Learning Curve At the Brico

img_2794Anything Brico is a big box home improvement store—Bricorama, BricoCash, Brico Depot, Mr. Bricolage, Bricomarche…


I tend to go armed with my phone and Google Translate, but also with paper and pen. As literal translations from English to French often don’t work, most salespeople are willing to play a game of ‘what am I drawing?’

Except the time I was trying to find some thin wire to assemble a wreath…the sales guy did not understand English and I had forgotten the phone. He kindly suggests drawing a picture. I giggle and draw a squiggly img_2792line, realizing I’m going to need to launch into a game of charades. He momentarily thinks I’m nuts. Then we really get going…we’re standing next to rope. I tell him it’s like rope, but metal. We go through the plumbing section, the tool section, and land in the electrical wire section.  My eyes light up and I point to the coils of wire, but I want something thinner, ‘Moins épais.’ When he realizes they’re out of stock on the thin stuff, the light bulb goes on and we make it to an end cap in gardening where he proudly presented me with a roll of the perfect wire for 50 centimes! Voilà! Now, every time he sees me in the store he covers his eyes and laughingly shakes his head. 

This is at the Bricorama in our little town. Larger stores in Bergerac have computer terminals throughout the store and salespeople offer up a Google Search window to get an image of what the hell you’re asking for. This is very useful, but our daily trips are to see my friend here in town!

Then there’s the local pro brico store, where we were fortunate enough to get a personal introduction from our French plumber. The manager opened a corporate account for us, along with a built-in 20-30% discount. We pay monthly. And we’re treated like a king and queen when we visit. All the sales people come around from the counter and shake our hands (I guess they’ve seen our end of the month statements!!!)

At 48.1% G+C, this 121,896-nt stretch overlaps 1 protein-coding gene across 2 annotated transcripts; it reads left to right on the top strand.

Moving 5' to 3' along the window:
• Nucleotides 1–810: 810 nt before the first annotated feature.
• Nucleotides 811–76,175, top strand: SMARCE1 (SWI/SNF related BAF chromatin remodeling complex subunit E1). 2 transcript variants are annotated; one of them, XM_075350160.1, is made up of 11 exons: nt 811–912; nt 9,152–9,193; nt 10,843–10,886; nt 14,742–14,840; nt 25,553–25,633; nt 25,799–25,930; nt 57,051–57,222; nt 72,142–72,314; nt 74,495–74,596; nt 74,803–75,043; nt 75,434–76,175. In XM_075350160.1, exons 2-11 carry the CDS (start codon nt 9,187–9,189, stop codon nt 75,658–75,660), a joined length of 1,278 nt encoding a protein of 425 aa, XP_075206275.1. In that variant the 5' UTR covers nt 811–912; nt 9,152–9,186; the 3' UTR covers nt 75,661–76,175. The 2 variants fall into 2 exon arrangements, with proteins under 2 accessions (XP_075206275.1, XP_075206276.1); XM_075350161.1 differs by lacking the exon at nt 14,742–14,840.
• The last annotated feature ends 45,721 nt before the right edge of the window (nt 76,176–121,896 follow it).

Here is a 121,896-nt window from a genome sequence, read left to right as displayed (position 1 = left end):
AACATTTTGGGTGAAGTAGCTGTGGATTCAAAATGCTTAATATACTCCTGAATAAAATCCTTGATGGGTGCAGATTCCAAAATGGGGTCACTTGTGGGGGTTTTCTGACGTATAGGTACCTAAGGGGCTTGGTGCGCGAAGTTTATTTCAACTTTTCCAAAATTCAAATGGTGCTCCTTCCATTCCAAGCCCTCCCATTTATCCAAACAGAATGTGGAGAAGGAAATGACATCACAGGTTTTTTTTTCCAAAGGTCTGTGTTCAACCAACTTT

My French noun vocabulary is strongest in house-related terms, not surprisingly, but maybe ‘strength’ is not quite accurate either!! After over-depending on GT and doing my best to pronounce the product as clearly as possible, when met with THE BLANK STARE, I hold multi-material-jobber-length-bits-1481up my phone horizontally, displaying the French phrase in huge back letters on a blue screen. Words any idiot can read, right? Yesterday I was looking for a drill bit and asked this young guy for help. He started to chuckle, shrugged his shoulders, then proceeded to tell me that was NOT the french translation. That it meant (pointing at his crotch) in French. Oops! All I could do was pretend-spank my phone and say, “Bad Google Translate! Bad!” We all had a good belly laugh about that one. And so it goes, just another day in paradise…

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4 Responses to Learning Curve At the Brico

  1. Kim Meuli Brown says:

    Well done, thanks for the laugh. Darn phones, gotta love ’em and sometimes leave ’em.

  2. thecindy@mail.com says:

    We keep a VERY light attitude here with the language difference. The French are extremely helpful and patient with us. But trying to describe something does drive home the fact how poor our French really is! And so we soldier on, laughing at our boo-boos the whole way!!!

    Good to hear from you, Kim.

  3. Stewart says:

    I had the same experience in the Lowe’s in South San Francisco (or Daly City). My inability to speak tagalog (spell) left me confused and disoriented in a home improvement store for the first time.
    Thankfully a greeter was able to send me where I needed to be.
    Dishwasher has been out at home for the holidays, getting delivery has been a problem and I have been angry with Sears for changing delivery dates the morning of the scheduled event three times all a week out. Best price but it never gets here. Flooding under my house (a first since 1984) has put out the pilot light on my wonderful floor furnace. Remodel before sale?
    Miss you guys.

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